By TANISHA STANTON, NITV News
INSTEAD of providing a grieving family with answers, the coronial inquest into the disappearance of Allison Bernard has raised serious questions about the police investigation.
Coroner Nerida Wilson has ordered Queensland Police to undertake a fresh search for the Kowanyama mother.
Ms Bernard was last seen alive in February 2013 leaving the Exchange Hotel in Coen with Thomas Byrnes.
The 23-year-old is believed to have disappeared between Archer River, near Coen on her way to her hometown Kowanyama.
The coroner directed QPS to search a property, known as The Bend, where Mr Byrnes previously lived. It’s a location the police initially refused to search.
Police will also search nearby mine shafts and start afresh excavation site at the Archer River quarry dam, closest to Mr Byrnes’ former residence.
The coroner has requested the search be conducted within the next four months and a report be prepared for the next inquest sittings later this year.
Queensland Police Commissioner Katarina Carroll will also be required to review the adequacy and governance of the police investigation into Ms Bernard’s disappearance
“Their (QPS) failings of the investigation came out in this inquest. They did the bare minimum and wiped their hands of it,” women’s advocate and Sisters Inside CEO Debbie Kilroy told NITV News.
“It was just disgusting and heartbreaking for the family to listen to how they didn’t investigate Ms Bernard’s death appropriately and it’s distressing knowing the person of interest was directing the police search.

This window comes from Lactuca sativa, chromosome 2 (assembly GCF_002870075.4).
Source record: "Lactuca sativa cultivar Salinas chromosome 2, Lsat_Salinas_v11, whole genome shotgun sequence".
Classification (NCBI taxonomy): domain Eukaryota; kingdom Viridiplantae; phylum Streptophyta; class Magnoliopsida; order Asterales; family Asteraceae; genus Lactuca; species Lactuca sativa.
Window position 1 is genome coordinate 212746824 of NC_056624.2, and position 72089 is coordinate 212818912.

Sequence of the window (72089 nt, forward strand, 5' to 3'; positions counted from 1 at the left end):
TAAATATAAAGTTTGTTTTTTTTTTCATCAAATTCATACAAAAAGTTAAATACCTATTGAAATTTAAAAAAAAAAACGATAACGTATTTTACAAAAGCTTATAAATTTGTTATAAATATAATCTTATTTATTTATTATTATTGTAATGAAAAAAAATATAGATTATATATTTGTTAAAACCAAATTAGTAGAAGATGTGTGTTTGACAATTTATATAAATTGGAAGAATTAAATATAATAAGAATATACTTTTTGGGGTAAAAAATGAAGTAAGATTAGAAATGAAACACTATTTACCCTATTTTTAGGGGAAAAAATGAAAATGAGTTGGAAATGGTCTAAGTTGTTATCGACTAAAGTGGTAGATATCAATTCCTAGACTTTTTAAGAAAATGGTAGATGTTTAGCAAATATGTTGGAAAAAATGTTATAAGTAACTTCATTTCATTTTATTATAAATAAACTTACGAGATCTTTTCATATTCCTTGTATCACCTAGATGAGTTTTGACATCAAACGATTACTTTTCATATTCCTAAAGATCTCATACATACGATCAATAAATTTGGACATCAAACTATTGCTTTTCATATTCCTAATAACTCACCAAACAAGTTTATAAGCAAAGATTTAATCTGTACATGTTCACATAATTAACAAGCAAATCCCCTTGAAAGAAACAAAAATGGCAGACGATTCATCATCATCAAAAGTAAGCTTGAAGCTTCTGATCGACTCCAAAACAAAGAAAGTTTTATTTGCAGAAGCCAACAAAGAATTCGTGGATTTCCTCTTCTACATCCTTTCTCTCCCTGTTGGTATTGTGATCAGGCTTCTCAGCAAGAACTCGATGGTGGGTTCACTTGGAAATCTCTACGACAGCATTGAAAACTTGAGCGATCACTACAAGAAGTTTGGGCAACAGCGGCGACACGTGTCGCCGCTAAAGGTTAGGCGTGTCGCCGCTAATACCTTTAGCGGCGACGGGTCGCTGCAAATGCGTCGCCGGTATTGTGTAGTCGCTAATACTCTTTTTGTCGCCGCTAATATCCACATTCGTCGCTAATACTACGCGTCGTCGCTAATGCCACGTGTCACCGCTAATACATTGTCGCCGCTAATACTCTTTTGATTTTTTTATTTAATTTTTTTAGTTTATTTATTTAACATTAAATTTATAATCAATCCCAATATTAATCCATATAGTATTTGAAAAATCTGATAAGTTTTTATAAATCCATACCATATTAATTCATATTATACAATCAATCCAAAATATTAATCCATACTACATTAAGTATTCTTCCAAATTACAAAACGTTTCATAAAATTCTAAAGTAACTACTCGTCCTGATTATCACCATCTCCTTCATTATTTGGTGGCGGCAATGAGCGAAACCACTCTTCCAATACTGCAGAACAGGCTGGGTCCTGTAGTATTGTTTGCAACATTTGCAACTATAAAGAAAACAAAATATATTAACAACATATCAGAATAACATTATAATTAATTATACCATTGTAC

“Ms Bernard’s mum said to me yesterday, ‘why didn’t they search The Bend first?’ And she’s absolutely right.
“When we got the brief of evidence following their search we could see very clearly that The Bend was an issue and that it had never been searched.
Ms Kilroy said Ms Bernard’s family were never adequately kept up to date by police about what was happening with the investigation.
During the final days of the inquest last week, Mr Byrnes repeatedly denied having anything to do with the disappearance.
“I’m sure after having sat through what I’ve previously called very challenging and distressing evidence and understanding there are still some loose ends that I feel we will all benefit from and most importantly that I think (Ms Bernard)will benefit from, it seems to me that it will be time well spent and it has a very specific and very clear direction,” Ms Wilson said, bringing an end to the second part of the inquest.
Ms Kilroy says despite not getting the answers they were hoping for, she will continue to fight for justice with Ms Bernard’s family.
“Her family have been strong advocates in demanding justice from the depths of their grief,” she said.
“They just want to know where the body is so that she can be bought home.”